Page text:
HOUSTON, TEXAS | There aren’t many players you’d think about in the same situation. Six shots back, two rounds to play, a tough golf course with double-bogey potential at every turn, and a recent history of winners coming from the last couple of groups: why would anyone look twice at a player six off the pace and in a tie for 14th, barely in red figures and four major champions among the slew of players ahead of her?
The reason you look is because the player is Sei Young Kim, the birdie-making maverick of women’s golf who could throw a couple of mid-60 rounds at the field over the weekend and vault up the board at this U.S. Women’s Open without batting an eye. That is how she plays – naturally aggressive. When the Sei Young wave starts rolling, it leaves a lot of wipeouts in its wake.
But it isn’t just her history that makes you think Kim has a chance to capture back-to-back majors in the waning days of 2020. It’s how she’s played Champions Club so far. Kim has made 12 birdies in her first 36 holes, two more than championship leader Hinako Shibuno.
Kim has also come back from a second-hole quadruple bogey on Thursday, the kind of early-week hiccup that could have derailed most players. But since that morning mess in the first round, she has methodically picked Champions Club apart, attacking when she could and playing safe when it made sense. There were a few short misses on Friday - putts she thought she had made – or Kim would be everyone’s odds-on favorite.
“Since that quad, she’s kept scrapping and clawing her way back,” Kim’s longtime caddie Paul Fusco said on Friday afternoon. “Don’t count her out. No way.”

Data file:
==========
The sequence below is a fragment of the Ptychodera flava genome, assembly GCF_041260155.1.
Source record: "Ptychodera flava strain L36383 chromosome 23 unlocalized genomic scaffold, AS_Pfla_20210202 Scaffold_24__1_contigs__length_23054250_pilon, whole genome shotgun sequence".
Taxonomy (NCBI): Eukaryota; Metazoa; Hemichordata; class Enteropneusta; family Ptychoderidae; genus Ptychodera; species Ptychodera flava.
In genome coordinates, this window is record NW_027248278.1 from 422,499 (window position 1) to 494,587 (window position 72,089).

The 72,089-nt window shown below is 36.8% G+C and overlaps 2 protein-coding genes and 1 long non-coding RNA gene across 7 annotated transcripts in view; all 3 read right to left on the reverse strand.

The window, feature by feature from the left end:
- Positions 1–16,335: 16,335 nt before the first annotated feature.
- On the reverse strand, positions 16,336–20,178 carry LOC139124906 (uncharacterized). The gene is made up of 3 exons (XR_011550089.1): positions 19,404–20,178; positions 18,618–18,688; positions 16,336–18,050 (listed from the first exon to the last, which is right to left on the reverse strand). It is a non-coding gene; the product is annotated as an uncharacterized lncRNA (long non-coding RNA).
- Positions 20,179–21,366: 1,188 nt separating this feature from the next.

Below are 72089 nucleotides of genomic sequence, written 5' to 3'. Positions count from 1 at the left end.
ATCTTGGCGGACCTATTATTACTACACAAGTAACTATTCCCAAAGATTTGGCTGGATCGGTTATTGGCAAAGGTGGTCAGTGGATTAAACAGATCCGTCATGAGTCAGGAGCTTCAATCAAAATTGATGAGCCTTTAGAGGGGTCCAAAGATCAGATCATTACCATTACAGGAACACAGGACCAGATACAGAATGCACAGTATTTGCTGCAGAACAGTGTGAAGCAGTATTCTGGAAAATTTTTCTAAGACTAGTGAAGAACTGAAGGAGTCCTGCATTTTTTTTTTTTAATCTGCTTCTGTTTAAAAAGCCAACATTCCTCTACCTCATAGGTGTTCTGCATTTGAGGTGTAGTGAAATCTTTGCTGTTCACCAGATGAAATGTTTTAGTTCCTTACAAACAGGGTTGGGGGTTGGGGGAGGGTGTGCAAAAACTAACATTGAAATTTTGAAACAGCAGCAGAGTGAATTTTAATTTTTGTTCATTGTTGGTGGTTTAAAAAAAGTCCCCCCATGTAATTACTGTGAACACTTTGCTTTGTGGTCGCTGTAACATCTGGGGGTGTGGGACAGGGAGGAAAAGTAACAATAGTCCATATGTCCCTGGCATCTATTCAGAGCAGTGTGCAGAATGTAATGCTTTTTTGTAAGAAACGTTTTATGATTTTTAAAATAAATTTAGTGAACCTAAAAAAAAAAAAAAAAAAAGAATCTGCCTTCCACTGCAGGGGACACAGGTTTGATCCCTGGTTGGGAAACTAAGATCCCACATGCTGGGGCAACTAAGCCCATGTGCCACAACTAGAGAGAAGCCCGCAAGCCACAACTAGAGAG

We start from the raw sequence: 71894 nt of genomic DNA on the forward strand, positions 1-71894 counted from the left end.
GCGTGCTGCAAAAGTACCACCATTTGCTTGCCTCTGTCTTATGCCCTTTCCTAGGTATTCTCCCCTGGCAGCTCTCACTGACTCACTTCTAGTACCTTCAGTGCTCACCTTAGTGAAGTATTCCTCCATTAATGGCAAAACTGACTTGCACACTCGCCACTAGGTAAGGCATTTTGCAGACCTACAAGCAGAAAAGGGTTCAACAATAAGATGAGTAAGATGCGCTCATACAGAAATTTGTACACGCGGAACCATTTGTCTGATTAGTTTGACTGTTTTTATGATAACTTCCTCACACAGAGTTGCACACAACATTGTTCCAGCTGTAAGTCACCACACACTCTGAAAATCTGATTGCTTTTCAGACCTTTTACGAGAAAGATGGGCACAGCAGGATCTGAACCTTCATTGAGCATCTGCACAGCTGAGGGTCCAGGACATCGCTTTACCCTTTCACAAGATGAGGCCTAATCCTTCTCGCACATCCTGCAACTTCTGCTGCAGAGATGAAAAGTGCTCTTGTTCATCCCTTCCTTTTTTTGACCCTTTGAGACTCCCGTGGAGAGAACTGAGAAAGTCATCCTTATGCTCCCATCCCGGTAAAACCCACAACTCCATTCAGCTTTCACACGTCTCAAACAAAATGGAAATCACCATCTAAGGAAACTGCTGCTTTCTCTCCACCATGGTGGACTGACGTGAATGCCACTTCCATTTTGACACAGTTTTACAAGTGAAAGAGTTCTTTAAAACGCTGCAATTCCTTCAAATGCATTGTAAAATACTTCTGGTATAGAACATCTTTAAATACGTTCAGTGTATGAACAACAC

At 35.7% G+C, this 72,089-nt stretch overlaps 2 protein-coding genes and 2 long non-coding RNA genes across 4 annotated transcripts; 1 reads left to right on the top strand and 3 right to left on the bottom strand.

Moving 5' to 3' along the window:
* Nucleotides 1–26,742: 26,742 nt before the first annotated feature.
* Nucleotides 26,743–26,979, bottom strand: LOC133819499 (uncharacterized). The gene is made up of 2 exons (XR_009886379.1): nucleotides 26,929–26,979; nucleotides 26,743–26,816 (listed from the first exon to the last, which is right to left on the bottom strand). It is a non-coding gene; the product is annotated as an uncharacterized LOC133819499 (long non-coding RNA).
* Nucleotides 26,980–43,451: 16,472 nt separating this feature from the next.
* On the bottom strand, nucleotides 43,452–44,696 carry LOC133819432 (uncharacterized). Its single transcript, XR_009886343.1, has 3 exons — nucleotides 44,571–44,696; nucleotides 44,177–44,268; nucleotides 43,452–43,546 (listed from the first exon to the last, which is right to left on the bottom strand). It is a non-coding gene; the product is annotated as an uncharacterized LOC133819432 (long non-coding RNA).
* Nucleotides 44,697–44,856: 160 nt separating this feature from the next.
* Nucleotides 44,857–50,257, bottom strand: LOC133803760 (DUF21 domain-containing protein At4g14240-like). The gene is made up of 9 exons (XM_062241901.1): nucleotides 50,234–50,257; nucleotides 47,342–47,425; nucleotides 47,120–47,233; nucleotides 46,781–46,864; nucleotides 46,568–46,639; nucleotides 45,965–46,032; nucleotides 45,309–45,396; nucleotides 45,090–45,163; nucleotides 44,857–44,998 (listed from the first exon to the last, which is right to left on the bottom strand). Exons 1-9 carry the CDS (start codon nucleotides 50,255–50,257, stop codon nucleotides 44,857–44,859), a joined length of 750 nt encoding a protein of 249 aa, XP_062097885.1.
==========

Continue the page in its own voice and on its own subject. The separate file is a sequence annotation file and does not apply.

Kim certainly doesn’t count herself out.
“I’ve just tried to make as many birdies as I can,” she said. “That’s what I did and what I will continue to do. My long putting was okay. But I missed a few short putts, which was very disappointing.
“The greens here are really pure, so if you read them right, it's very clearly going in the hole. That’s the reason I was able to make a couple of really long putts for birdie. But sometimes it’s tough to reach the greens, because if you miss left, you’re in a hazard and if you miss right, it's tough up and down. A lot of things are going on greenside.
“Still, I decided to commit (to my line) on every hole. I hit a few (putts) past but I’m still very happy.”
That commitment isn’t likely to change. If Kim has one advantage, it’s that her presence on a leaderboard rarely goes unnoticed even at a course with no boards and no galleries to roar at a birdie barrage.
“It's tough to say (how I’ll play the weekend) because a lot depends on the pin positions and how I’m feeling during the weekend,” she said. “If I feel good, I think, yeah, I can make a lot of birdies. If I feel bad, I don't know. This golf course is really tough.
“But I’m just going to keep thinking positive thoughts, let it come to me and it will happen. Not every hole is one where you can be aggressive. But if I feel it, if I’ve got it, yeah, I’ll just go and whatever happens, happens. If a pin is tucked or in a tough spot, I’ll continue to play smart and avoid a big number.”
Don’t count her out. When Sei Young Kim “feels it,” good things tend to happen. And when her momentum builds, other players can get tossed aside.
“I’m just going to come out and make as many birdies as I can,” she said as she marched to the putting green on Friday afternoon. “That’s all I can do.”